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Smoking could be linked to Alzheimer's, study finds

There are countless reasons why people should refrain from taking up smoking, such as developing serious medical conditions and even suffering an early mortality. Despite the warnings, approximately 19.3 percent of people over the age of 18 in the U.S. smoke, leading them to be at a higher risk of developing cancer, heart disease, lung disease and stroke, the Centers for Disease Control and Prevention reports. People who smoke also generally experience an earlier death by 13 to 14 years in comparison to their nonsmoking counterparts.

If those aren't enough reasons for a home health care provider to urge patients to give up their bad habit, a new study conducted by scientists from Kings College London may have found a problem people will try to quit for. Researchers discovered smoking could put people at a higher risk of developing Alzheimer's.

Scientists came to this realization after analyzing data from an ongoing study that involved 8,800 people older than the age of 66. During trials patients had blood pressure and cholesterol levels checked as well as their body mass index (BMI) recorded. Lifestyle factors like if they exercised or smoked regularly were also addressed. Other tests reviewing their stroke and heart disease risks were conducted at four- and eight-year follow up periods. During the follow-ups, patients also performed tasks that measured their cognitive and memory abilities.

From the results researchers found people who were most at risk of a stroke and those who suffered from high blood pressure typically had lower scores in cognitive and memory function. However, the real surprise detected was smokers involved were most negatively impacted when it came to memory and thinking abilities.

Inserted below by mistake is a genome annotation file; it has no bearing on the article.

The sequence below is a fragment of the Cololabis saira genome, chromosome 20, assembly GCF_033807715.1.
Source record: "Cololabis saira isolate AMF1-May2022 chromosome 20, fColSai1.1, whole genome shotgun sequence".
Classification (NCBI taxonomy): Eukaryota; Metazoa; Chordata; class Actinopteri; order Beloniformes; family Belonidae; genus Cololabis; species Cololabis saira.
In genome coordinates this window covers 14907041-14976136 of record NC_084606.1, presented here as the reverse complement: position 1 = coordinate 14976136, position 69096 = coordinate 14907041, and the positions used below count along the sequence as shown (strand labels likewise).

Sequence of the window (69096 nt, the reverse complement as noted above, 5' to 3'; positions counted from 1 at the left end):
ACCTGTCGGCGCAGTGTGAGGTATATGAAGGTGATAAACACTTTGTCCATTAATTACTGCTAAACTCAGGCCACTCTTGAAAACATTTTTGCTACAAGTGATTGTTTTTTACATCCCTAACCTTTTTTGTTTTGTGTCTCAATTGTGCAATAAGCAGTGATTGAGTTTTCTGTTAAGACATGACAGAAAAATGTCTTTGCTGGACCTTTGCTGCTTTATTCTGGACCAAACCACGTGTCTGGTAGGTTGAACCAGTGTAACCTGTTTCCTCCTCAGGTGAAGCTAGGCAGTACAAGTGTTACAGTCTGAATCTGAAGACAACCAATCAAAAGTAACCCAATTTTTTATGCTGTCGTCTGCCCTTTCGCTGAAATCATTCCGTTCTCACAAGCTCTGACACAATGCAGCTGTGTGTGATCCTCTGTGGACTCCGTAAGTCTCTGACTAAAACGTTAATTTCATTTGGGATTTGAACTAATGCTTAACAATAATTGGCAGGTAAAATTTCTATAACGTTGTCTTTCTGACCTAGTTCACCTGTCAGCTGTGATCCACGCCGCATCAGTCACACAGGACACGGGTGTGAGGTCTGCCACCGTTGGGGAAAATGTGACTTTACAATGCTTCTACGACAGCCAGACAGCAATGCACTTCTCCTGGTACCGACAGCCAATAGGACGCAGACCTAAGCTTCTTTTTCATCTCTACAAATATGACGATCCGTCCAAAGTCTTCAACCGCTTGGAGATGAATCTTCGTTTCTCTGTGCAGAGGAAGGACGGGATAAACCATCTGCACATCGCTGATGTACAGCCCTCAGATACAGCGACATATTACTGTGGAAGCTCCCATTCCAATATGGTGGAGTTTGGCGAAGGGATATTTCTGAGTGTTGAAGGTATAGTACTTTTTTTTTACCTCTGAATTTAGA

"Smoking emerged as the most consistent predictor of cognitive decline," said Dr. Alex Dregan, lead author of the study.

Dregan added the new information should help prompt new guidelines for ways to curb or stave off neurodegenerative conditions like Alzheimer's and Dementia. He suggests those in the medical field should be looking at multiple risks including smoking, rather than just one or two.

"Specifically, interventions to limit cognitive decline should consider the combined effect of multiple vascular risk factors rather than focusing on the management of individual-risk factors as routinely performed in the past," Dregan wrote.

With Alzheimer's prevalence expected to grow as more people reach senior status, finding ways to curb or stop the disease is more crucial than ever. Elder care providers may want to try and get patients to quit smoking, not just to limit its possible connection with Alzheimer's, but also as a way to ward off other serious medical issues.

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